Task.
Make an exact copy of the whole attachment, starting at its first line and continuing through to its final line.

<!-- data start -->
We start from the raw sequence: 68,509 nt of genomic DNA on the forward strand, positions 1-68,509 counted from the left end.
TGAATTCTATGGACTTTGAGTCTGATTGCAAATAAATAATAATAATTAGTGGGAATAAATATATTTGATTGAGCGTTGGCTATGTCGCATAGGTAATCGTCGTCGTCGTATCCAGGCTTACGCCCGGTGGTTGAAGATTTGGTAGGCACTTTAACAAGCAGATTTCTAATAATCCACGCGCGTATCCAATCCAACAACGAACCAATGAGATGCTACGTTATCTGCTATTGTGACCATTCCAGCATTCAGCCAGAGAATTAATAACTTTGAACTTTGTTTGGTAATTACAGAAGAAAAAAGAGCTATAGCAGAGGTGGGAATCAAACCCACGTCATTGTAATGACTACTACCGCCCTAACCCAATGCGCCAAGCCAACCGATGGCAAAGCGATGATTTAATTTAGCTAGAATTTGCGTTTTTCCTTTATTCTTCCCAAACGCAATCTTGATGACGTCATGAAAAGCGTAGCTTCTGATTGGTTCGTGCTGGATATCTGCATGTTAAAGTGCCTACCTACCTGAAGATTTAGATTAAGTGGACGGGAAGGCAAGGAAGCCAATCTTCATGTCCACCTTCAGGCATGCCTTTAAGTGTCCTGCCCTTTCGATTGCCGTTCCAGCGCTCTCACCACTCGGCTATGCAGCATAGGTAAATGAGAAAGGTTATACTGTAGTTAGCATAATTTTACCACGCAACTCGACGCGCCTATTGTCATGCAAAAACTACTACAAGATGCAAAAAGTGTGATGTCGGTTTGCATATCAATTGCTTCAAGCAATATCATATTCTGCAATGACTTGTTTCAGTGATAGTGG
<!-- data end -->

We start from the raw sequence: 68,509 nt of genomic DNA on the forward strand, positions 1-68,509 counted from the left end.
TGAATTCTATGGACTTTGAGTCTGATTGCAAATAAATAATAATAATTAGTGGGAATAAATATATTTGATTGAGCGTTGGCTATGTCGCATAGGTAATCGTCGTCGTCGTATCCAGGCTTACGCCCGGTGGTTGAAGATTTGGTAGGCACTTTAACAAGCAGATTTCTAATAATCCACGCGCGTATCCAATCCAACAACGAACCAATGAGATGCTACGTTATCTGCTATTGTGACCATTCCAGCATTCAGCCAGAGAATTAATAACTTTGAACTTTGTTTGGTAATTACAGAAGAAAAAAGAGCTATAGCAGAGGTGGGAATCAAACCCACGTCATTGTAATGACTACTACCGCCCTAACCCAATGCGCCAAGCCAACCGATGGCAAAGCGATGATTTAATTTAGCTAGAATTTGCGTTTTTCCTTTATTCTTCCCAAACGCAATCTTGATGACGTCATGAAAAGCGTAGCTTCTGATTGGTTCGTGCTGGATATCTGCATGTTAAAGTGCCTACCTACCTGAAGATTTAGATTAAGTGGACGGGAAGGCAAGGAAGCCAATCTTCATGTCCACCTTCAGGCATGCCTTTAAGTGTCCTGCCCTTTCGATTGCCGTTCCAGCGCTCTCACCACTCGGCTATGCAGCATAGGTAAATGAGAAAGGTTATACTGTAGTTAGCATAATTTTACCACGCAACTCGACGCGCCTATTGTCATGCAAAAACTACTACAAGATGCAAAAAGTGTGATGTCGGTTTGCATATCAATTGCTTCAAGCAATATCATATTCTGCAATGACTTGTTTCAGTGATAGTGG